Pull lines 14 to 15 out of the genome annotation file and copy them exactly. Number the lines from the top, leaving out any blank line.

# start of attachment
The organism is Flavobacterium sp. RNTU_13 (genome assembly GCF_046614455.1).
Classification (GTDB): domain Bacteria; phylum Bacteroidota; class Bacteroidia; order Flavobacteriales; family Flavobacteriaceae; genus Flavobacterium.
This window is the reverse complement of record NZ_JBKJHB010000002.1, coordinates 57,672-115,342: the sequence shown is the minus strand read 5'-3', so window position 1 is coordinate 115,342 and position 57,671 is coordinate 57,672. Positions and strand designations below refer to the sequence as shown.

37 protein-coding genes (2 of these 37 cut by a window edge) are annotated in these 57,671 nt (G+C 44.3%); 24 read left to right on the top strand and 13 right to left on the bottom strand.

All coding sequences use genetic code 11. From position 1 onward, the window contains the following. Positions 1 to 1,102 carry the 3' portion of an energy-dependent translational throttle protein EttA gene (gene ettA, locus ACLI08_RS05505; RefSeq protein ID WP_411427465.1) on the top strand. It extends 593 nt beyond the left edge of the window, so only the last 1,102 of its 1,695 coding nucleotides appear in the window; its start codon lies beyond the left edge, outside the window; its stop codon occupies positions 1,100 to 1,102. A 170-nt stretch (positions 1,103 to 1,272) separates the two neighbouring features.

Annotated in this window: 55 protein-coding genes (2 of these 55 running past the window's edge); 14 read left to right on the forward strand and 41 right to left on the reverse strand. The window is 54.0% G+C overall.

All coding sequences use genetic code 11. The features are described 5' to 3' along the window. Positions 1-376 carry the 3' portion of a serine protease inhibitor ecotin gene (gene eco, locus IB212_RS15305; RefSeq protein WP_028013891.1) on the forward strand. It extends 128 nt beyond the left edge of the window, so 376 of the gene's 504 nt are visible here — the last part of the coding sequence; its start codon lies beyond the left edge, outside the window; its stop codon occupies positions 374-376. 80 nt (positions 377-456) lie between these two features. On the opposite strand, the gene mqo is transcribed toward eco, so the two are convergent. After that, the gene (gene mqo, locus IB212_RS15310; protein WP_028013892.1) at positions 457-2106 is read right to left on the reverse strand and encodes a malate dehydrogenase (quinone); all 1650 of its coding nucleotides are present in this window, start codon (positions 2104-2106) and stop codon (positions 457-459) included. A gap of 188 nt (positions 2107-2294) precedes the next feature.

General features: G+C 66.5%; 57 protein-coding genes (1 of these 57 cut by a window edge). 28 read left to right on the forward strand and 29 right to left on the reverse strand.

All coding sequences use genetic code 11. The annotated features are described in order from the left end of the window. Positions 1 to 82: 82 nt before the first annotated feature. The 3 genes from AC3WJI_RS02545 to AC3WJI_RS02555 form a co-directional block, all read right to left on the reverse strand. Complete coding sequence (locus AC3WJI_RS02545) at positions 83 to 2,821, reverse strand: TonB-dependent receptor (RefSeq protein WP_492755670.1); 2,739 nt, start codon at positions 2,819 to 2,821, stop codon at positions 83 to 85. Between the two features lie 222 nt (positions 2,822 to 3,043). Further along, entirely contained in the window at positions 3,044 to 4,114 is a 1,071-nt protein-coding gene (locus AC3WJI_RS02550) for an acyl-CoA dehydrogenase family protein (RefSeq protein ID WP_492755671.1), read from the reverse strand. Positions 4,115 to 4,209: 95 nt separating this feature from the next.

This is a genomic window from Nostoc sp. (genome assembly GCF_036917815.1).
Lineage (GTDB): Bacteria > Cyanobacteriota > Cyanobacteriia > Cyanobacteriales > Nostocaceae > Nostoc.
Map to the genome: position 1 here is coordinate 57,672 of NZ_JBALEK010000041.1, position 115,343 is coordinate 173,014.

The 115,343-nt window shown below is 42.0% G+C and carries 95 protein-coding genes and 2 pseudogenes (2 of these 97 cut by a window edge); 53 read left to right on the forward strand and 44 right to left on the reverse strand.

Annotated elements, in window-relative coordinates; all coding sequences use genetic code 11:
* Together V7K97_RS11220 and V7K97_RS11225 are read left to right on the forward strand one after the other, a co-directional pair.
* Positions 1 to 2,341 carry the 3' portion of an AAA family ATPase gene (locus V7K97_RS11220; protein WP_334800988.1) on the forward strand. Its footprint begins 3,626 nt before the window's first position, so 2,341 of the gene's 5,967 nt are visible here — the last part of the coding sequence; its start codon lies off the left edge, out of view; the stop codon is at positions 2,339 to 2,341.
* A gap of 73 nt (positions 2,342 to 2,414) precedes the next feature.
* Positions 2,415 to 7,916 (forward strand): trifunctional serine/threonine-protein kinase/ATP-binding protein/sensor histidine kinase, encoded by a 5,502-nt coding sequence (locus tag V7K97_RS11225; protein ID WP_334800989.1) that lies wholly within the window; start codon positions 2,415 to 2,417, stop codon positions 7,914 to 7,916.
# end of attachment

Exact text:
Annotated elements, in window-relative coordinates; all coding sequences use genetic code 11:
* Together V7K97_RS11220 and V7K97_RS11225 are read left to right on the forward strand one after the other, a co-directional pair.